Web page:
What Is Alpha-1 Antitrypsin (AAT) Deficiency?

AAT deficiency is a hereditary condition that results in reduced levels of AAT protein in the blood and lungs. This protein, which is made mostly in the liver, helps protect lung tissue from chemicals released by white blood cells.1

People with AAT deficiency have low levels of the AAT protein. Without AAT, people are at higher risk for developing lung diseases such as emphysema. This is why AAT deficiency is often linked with those conditions. But AAT deficiency is different: it's a genetic condition that may pass through the family.2

What If I'm an AAT Deficiency "Carrier"?

If you are a carrier of AAT deficiency, you have one normal AAT gene (labeled "M") and one abnormal AAT deficient gene (the most common deficient gene is labeled "Z"). You may not suffer from any symptoms of lung disease. However, it is important that you still guard against the dangers of smoking since you may be more likely to develop lung disease. Carriers of AAT deficiency may pass the abnormal gene on to their children.2

If You Have AAT Deficiency, Talk With Your Family

AAT deficiency is a hereditary disease, which means it can pass from one generation to the next. Therefore, people with this condition—as well as carriers—should encourage their parents, children, and siblings to be tested for the disorder. After they are tested, it may be important to start making lifestyle changes now to help prevent or delay symptoms of AAT deficiency.

All About AAT - Symptoms and Diagnosis

What Should I Know About Genetic Information Laws?3

With the signing of the Genetic Information Nondiscrimination Act (GINA) into law in 2008*, we’ve hit a new milestone in patients’ rights. Genetic testing can lead to early detection of illness and allow for early treatment of a host of hereditary conditions, but patients have been cautious about how health insurance companies or future employers might use that information. GINA helps reduce those concerns.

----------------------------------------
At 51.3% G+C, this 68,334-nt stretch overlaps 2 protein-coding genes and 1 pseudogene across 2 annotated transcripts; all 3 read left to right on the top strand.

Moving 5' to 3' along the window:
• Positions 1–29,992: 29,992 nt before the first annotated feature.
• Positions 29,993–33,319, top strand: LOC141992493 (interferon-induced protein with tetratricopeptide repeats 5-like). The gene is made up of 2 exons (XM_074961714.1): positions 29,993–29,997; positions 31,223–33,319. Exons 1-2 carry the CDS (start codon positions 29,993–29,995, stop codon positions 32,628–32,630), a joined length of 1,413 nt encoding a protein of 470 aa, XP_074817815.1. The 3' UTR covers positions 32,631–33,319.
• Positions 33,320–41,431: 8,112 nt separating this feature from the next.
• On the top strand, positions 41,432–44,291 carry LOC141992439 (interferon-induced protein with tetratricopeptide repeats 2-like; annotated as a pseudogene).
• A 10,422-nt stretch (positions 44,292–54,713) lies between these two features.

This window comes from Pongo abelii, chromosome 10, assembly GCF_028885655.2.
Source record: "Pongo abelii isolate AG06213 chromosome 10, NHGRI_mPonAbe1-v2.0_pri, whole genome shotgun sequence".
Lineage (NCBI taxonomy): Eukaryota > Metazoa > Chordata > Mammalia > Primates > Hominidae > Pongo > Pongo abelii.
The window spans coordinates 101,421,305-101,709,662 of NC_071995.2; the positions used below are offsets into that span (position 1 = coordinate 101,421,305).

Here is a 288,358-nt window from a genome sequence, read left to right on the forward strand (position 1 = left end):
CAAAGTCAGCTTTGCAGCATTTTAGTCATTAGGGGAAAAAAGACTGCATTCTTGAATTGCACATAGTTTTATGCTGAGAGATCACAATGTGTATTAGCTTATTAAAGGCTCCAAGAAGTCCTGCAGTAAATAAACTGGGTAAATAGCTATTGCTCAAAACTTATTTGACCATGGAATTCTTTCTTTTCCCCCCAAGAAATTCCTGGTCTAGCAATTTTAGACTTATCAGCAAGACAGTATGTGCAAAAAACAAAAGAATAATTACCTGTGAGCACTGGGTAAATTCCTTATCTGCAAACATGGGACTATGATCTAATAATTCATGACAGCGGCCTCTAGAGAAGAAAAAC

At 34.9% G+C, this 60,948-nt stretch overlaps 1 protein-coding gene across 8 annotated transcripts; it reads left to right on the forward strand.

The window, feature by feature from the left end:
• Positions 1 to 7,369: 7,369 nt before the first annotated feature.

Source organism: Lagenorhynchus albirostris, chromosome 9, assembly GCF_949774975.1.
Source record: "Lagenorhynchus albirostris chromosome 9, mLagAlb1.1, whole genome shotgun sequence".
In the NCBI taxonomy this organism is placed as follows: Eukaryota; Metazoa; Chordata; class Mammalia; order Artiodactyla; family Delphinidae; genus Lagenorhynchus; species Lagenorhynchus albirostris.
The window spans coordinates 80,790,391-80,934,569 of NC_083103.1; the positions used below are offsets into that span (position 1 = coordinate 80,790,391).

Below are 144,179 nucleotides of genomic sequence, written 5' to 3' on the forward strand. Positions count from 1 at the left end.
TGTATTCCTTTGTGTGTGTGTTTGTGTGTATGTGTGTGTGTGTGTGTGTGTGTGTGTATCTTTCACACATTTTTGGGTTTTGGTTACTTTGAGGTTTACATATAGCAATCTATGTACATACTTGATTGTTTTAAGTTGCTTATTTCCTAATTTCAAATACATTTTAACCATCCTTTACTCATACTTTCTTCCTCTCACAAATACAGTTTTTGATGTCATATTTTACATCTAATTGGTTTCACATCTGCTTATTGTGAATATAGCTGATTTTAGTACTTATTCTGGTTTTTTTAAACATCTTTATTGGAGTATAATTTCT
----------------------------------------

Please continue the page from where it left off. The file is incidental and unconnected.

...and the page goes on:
* The GINA bill has passed through the U.S. Senate on April 24, 2008 and the U.S. House of Representatives on May 1, 2008. The bill was signed into law by President George W. Bush on May 21, 2008. The health insurance components have taken effect by May 21, 2009, and the employment components have taken effect on November 21, 2009.

More specifically, GINA strictly prohibits the following.

Health insurers may not:

  • Require individuals to provide their genetic information or the genetic information of a family member to the insurer for eligibility, coverage, underwriting, or premium setting decisions.
  • Use genetic information as a preexisting condition.
  • Use genetic information either collected with intent or incidentally to make enrollment or coverage decisions.
  • Only in the rarest of circumstances, request or require that an individual or an individual’s family member undergo a genetic test.

An employer may not:

  • Use genetic information in making decisions regarding hiring, promotion, terms or conditions, privileges of employment, compensation, or termination.
  • Limit, segregate, or classify an employee or member, or deprive that employee or member of employment opportunities, on the basis of genetic information.
  • Request, require, or purchase genetic information of the individual or a family member of the individual, except in rare cases.
  • Fail or refuse to refer an individual for employment on the basis of genetic information, nor may the agency, labor organization, or training program attempt to cause an employer to discriminate against an individual on the basis of genetic information.
  • Use genetic information in making decisions regarding admission to or employment in any program for apprenticeship or training and retraining, including on-the-job training.

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